It is wonderfully written and had me laughing on almost every page. I highly recommend this short paperback to those who wonder how the women who showed up up to become plebes at West Point in 1976 and 1977 ever got through to graduation.
They were clearly pioneers and fit the title of the book perfectly.

However, there is one factual error in the book. The first women to wear the uniform of the United States Corps of Cadets were not in the Class of 1980. I know this to be a fact for I was there when the first women put on the uniform and had their hair cut to the prescribed length—NO LOWER THAN THE BOTTOM OF THE COLLAR.

The first women to wear the cadet uniform were two with reasonably short hair already. They were selected as subjects whose hair would be cut by a beautician from Newburgh, New York in a training session for the barbers at West Point who had little or no experience cutting women's hair.

One of them was named Eleanor Peters, a gorgeous brunette. The other one was the girl I married, a gorgeous blonde. Yep, I married one of the first two women to ever wear the uniform at West Point.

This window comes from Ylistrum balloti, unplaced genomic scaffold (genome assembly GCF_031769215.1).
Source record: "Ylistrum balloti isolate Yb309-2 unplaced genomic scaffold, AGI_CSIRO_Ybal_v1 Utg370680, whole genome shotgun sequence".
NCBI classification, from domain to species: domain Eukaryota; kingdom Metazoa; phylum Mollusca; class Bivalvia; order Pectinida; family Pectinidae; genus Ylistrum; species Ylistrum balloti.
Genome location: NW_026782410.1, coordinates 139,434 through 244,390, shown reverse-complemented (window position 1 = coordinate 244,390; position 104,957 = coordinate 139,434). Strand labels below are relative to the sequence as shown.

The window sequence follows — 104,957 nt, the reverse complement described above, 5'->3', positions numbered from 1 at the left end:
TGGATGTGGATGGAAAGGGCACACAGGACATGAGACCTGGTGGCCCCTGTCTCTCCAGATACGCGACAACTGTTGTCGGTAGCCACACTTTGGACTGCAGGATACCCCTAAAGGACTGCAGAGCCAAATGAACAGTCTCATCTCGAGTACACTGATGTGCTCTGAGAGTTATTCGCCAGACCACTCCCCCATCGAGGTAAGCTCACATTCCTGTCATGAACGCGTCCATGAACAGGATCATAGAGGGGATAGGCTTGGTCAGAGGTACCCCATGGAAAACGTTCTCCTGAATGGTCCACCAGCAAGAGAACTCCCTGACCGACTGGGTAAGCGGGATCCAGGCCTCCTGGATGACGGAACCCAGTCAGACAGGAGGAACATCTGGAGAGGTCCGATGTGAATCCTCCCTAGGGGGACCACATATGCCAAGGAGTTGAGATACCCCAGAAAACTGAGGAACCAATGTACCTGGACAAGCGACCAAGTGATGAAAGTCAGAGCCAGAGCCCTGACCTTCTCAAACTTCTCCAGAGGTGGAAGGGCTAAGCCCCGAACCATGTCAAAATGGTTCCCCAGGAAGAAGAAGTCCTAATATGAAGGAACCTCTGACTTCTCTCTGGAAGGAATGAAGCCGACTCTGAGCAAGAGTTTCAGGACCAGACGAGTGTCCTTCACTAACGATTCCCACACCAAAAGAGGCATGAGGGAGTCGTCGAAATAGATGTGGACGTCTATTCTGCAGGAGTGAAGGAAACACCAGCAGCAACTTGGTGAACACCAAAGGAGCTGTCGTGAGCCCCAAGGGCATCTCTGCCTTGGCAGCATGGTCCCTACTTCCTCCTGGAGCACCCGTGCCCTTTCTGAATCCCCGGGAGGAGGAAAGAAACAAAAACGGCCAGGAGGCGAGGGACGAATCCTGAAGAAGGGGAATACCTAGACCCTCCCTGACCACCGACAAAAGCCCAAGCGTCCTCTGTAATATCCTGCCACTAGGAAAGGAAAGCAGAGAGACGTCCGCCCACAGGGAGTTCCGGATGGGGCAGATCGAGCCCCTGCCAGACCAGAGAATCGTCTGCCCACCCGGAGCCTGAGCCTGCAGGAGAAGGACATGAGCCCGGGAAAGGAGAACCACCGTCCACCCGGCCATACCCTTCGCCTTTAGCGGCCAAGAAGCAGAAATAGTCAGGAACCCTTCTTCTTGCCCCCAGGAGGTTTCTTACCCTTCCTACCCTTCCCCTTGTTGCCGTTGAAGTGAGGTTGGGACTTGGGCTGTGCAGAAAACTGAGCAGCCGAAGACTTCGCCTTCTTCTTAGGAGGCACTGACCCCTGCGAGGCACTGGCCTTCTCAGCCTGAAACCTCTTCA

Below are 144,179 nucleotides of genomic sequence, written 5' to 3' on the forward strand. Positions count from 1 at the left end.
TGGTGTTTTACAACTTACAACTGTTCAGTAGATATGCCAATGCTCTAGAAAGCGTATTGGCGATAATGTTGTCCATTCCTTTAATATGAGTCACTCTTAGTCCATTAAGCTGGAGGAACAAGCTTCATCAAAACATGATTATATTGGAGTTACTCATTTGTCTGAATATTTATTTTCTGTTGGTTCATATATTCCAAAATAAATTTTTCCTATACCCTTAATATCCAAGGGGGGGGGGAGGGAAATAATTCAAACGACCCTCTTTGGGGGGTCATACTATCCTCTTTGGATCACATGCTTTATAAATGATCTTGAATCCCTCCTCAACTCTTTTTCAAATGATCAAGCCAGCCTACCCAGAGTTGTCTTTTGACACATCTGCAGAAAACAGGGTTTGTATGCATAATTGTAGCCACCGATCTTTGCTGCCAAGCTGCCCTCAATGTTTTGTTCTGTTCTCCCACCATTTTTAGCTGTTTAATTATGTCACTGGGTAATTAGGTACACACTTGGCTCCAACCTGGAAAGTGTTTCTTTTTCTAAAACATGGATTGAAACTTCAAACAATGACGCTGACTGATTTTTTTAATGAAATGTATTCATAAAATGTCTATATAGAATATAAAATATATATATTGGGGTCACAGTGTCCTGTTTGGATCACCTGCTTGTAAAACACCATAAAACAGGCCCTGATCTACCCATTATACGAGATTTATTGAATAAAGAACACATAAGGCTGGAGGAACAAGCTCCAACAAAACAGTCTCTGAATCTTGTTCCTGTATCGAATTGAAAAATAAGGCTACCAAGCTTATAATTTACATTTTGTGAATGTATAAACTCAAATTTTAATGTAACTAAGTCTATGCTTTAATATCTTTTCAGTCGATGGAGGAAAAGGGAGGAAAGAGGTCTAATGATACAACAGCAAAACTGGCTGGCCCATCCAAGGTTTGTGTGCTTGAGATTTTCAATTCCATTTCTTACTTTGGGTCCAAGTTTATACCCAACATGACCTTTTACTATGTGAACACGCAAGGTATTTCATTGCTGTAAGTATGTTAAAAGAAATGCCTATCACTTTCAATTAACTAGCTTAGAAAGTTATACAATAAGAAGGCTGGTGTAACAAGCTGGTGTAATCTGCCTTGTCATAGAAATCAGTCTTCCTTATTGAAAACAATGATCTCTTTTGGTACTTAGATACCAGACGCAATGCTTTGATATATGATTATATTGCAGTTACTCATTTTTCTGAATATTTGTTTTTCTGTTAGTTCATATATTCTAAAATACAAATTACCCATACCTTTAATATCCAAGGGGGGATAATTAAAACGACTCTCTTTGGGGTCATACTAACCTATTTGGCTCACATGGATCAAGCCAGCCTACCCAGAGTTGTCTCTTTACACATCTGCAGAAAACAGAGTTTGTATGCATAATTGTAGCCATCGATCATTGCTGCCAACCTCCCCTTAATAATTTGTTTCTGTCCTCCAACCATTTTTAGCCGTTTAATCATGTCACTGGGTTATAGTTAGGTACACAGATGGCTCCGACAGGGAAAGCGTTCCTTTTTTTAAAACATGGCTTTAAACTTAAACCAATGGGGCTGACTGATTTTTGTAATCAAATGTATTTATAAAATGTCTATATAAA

Today, you know her as The Queen Vee. Back in 1976, she was just The Princess Plebe. Despite clear West Point regulations that Cadets may not be married nor have ever been married, she received her Plebe haircut while openly displaying an engagement ring and a wedding band... Plebes are always a work in progress.

Skeptical at all of the above? I have photographic evidence from the days before Photoshop was invented.

Tomorrow, this Princess Plebe and I will have been married for forty years. And Victoria, now The Queen, is still gorgeous. And she tells me that I am still a work in progress...

Happy Anniversary, Miss Dumb Smack!

Saturday, November 21, 2009

Two Thanksgiving Letters - 36 years apart...

Hi, Guys!

In this Thanksgiving week, thought I'd share with you two letters written around Thanksgiving. The first, and its attachment, above, I sent while in command in Vietnam, November 1968. Click on them to enlarge. They were typed on a manual typewriter - yes, they actually existed in those days...

Much to my surprise, I found the file copies of them in the National Archives in 2004 while doing some research on my former unit. Note the small National Archives proofmark in the upper left corner. Hence, the second letter, below, published in November 2004 by the editors of The Pueblo Chieftain in Pueblo, Colorado.

11 November 2004

Letters to the Editor

Soldier Recall Pueblo Brownies Kindness in 1968

Dear Editors:

I am COL (USA Ret) Ken Carlson, writing from Fairfax, VA.

A few days ago, I was doing research on some battles my unit was in during my time in Vietnam, 1968-69.